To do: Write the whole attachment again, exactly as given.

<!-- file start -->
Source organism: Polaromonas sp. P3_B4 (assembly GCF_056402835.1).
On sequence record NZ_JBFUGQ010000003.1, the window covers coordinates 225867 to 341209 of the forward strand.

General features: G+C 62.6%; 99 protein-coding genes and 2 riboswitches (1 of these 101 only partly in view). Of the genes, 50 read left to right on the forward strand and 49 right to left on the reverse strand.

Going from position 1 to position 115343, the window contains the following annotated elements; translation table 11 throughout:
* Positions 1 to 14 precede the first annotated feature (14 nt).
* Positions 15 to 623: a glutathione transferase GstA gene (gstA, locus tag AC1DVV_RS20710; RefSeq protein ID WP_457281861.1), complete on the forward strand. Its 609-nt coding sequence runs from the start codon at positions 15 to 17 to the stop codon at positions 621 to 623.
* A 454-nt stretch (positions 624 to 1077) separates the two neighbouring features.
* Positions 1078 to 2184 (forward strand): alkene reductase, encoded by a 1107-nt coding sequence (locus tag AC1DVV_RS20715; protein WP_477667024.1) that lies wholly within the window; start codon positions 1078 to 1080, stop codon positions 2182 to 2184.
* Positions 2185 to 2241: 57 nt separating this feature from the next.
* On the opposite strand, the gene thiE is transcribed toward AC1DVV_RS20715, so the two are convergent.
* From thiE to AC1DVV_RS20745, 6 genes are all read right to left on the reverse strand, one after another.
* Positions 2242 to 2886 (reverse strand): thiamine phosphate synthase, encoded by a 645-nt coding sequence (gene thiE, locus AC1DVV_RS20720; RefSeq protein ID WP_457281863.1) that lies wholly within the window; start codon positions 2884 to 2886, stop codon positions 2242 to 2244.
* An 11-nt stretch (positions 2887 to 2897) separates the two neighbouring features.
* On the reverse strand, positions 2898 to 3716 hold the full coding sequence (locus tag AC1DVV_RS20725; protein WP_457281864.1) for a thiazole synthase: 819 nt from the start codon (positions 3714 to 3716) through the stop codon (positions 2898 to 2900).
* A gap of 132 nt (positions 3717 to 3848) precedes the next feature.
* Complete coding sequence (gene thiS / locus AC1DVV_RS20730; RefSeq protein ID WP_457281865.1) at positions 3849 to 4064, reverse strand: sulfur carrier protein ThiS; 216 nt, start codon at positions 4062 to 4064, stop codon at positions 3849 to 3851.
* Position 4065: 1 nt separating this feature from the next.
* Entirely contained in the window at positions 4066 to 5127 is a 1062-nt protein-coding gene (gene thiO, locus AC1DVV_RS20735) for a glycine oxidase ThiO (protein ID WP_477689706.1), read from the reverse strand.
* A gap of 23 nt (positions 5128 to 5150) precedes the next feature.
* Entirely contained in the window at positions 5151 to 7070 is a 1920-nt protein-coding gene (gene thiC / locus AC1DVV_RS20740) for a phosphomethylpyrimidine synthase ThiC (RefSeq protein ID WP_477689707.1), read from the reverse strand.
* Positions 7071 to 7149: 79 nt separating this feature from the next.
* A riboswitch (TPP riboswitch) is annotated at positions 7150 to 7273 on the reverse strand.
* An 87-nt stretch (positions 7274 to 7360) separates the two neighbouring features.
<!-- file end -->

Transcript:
Source organism: Polaromonas sp. P3_B4 (assembly GCF_056402835.1).
On sequence record NZ_JBFUGQ010000003.1, the window covers coordinates 225867 to 341209 of the forward strand.

General features: G+C 62.6%; 99 protein-coding genes and 2 riboswitches (1 of these 101 only partly in view). Of the genes, 50 read left to right on the forward strand and 49 right to left on the reverse strand.

Going from position 1 to position 115343, the window contains the following annotated elements; translation table 11 throughout:
* Positions 1 to 14 precede the first annotated feature (14 nt).
* Positions 15 to 623: a glutathione transferase GstA gene (gstA, locus tag AC1DVV_RS20710; RefSeq protein ID WP_457281861.1), complete on the forward strand. Its 609-nt coding sequence runs from the start codon at positions 15 to 17 to the stop codon at positions 621 to 623.
* A 454-nt stretch (positions 624 to 1077) separates the two neighbouring features.
* Positions 1078 to 2184 (forward strand): alkene reductase, encoded by a 1107-nt coding sequence (locus tag AC1DVV_RS20715; protein WP_477667024.1) that lies wholly within the window; start codon positions 1078 to 1080, stop codon positions 2182 to 2184.
* Positions 2185 to 2241: 57 nt separating this feature from the next.
* On the opposite strand, the gene thiE is transcribed toward AC1DVV_RS20715, so the two are convergent.
* From thiE to AC1DVV_RS20745, 6 genes are all read right to left on the reverse strand, one after another.
* Positions 2242 to 2886 (reverse strand): thiamine phosphate synthase, encoded by a 645-nt coding sequence (gene thiE, locus AC1DVV_RS20720; RefSeq protein ID WP_457281863.1) that lies wholly within the window; start codon positions 2884 to 2886, stop codon positions 2242 to 2244.
* An 11-nt stretch (positions 2887 to 2897) separates the two neighbouring features.
* On the reverse strand, positions 2898 to 3716 hold the full coding sequence (locus tag AC1DVV_RS20725; protein WP_457281864.1) for a thiazole synthase: 819 nt from the start codon (positions 3714 to 3716) through the stop codon (positions 2898 to 2900).
* A gap of 132 nt (positions 3717 to 3848) precedes the next feature.
* Complete coding sequence (gene thiS / locus AC1DVV_RS20730; RefSeq protein ID WP_457281865.1) at positions 3849 to 4064, reverse strand: sulfur carrier protein ThiS; 216 nt, start codon at positions 4062 to 4064, stop codon at positions 3849 to 3851.
* Position 4065: 1 nt separating this feature from the next.
* Entirely contained in the window at positions 4066 to 5127 is a 1062-nt protein-coding gene (gene thiO, locus AC1DVV_RS20735) for a glycine oxidase ThiO (protein ID WP_477689706.1), read from the reverse strand.
* A gap of 23 nt (positions 5128 to 5150) precedes the next feature.
* Entirely contained in the window at positions 5151 to 7070 is a 1920-nt protein-coding gene (gene thiC / locus AC1DVV_RS20740) for a phosphomethylpyrimidine synthase ThiC (RefSeq protein ID WP_477689707.1), read from the reverse strand.
* Positions 7071 to 7149: 79 nt separating this feature from the next.
* A riboswitch (TPP riboswitch) is annotated at positions 7150 to 7273 on the reverse strand.
* An 87-nt stretch (positions 7274 to 7360) separates the two neighbouring features.